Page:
Summary punishments are in the form of pay fine, reprimand, detention in military lines, or rigorous imprisonment not exceeding 28 days. Sometimes, it is more like a slap on the wrist, though exemplary punishments are also awarded in order to maintain high standards of discipline within the ranks. It is obvious that these powers are exercised judiciously and neither party holds any grudges.
I would often tell my fellow Judicial Members in the Armed Forces Tribunal that there is a distinction between punishing a soldier in the Army and punishing someone as a judge in a civil court. As a judge, you may never see the accused again, whereas in the Army, you may be punishing your comrade; he may be your buddy who was in operations with you.
When an officer is punishing a soldier, he will never be too harsh. But at the same time, he will ensure that the punishment is sufficient to act as a deterrent against similar behaviour.
In more serious cases, where someone is accused of corruption, civil offenses, desertion in active service etc, the case cannot be dealt with summarily, and perforce is adjudicated in a court-martial.
VC: In a summary court-martial, the accused is not allowed representation of their choice. What are your views on this?
In the 21st century, this is certainly debatable. Summary court-martial is a colonial legacy dating back to the mutiny of 1857. Prior to 1857, only commanding officers of the Punjab Irregular Force had the power to conduct a summary court-martial, owing to the remoteness of the theatre in which they were operating. This acted as a deterrent and it was found that no soldier from the Punjab Irregular Force participated in the mutiny.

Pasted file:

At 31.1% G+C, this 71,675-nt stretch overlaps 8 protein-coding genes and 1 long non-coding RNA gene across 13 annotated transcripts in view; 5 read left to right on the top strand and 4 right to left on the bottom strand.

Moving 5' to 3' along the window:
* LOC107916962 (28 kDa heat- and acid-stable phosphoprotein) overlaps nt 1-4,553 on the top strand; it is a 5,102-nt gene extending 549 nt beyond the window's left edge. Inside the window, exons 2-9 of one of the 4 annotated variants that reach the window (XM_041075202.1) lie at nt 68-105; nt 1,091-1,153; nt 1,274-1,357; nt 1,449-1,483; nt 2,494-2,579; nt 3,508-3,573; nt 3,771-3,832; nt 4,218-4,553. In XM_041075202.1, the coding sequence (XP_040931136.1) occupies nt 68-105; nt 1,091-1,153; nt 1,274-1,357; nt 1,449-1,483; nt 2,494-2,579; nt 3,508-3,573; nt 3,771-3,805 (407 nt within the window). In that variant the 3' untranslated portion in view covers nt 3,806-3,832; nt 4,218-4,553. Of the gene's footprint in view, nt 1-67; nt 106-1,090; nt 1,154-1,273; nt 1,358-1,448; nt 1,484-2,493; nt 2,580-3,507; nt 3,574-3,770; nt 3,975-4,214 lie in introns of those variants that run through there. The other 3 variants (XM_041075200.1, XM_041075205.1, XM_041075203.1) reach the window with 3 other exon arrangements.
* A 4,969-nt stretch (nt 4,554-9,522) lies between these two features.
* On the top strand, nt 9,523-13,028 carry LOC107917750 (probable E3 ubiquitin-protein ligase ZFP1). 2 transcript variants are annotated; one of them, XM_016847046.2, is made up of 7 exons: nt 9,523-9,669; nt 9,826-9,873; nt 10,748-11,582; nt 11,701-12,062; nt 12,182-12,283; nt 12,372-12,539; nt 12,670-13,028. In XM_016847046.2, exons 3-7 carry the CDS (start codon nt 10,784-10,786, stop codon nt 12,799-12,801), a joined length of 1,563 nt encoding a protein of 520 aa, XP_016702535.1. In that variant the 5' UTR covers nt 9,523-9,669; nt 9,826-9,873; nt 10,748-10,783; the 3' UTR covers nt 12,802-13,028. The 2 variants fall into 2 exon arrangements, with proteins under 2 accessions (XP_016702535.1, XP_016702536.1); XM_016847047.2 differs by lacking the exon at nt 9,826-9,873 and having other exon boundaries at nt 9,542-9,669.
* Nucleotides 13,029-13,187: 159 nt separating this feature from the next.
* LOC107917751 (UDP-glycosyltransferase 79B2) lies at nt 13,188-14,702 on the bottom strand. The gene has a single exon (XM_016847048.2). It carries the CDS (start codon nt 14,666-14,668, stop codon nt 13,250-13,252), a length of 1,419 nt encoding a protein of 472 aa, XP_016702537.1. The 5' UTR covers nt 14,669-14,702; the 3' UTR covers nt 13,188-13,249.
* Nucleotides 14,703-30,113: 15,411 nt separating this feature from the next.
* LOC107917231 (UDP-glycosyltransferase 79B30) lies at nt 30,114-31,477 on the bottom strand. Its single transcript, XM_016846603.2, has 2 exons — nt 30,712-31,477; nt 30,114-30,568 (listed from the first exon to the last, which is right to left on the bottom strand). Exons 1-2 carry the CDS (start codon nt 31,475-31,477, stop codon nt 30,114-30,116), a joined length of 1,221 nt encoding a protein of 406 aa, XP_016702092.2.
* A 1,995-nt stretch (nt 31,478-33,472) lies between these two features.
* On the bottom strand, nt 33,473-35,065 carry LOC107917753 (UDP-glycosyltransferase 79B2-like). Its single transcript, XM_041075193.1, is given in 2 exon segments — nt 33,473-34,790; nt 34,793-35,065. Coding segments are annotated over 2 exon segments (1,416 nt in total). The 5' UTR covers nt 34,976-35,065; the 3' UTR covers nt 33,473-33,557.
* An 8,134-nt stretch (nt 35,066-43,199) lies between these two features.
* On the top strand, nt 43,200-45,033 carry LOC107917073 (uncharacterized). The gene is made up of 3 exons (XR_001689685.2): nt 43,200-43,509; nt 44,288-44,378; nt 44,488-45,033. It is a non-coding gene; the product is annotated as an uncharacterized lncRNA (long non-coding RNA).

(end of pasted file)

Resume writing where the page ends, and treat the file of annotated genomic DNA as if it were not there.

After the mutiny, it was decided that these powers should extend across the board in order to clamp down on indiscipline, enable swift award of punishment, and to nip mutinous activities in the bud. The provisions of summary courts-martial were incorporated in the Indian Army Act, 1911 And subsequently in the Army Act, 1950. the conferment of power to a Commanding Officer to constitute a summary court-martial was meant to be a special power in order to maintain discipline among soldiers and units.
To the extent that the Commanding Officer alone constitutes the court and the fact that the accused is not allowed representation of his choice somewhat militates against principles of natural justice. The Supreme Court in a landmark judgment (Union of India and ors. v. Vishwa Priya Singh) confirmed that the summary court-martial is an exception and must be exercised rarely.
Interestingly, there is no concept of a summary court-martial in the Air Force and the Navy.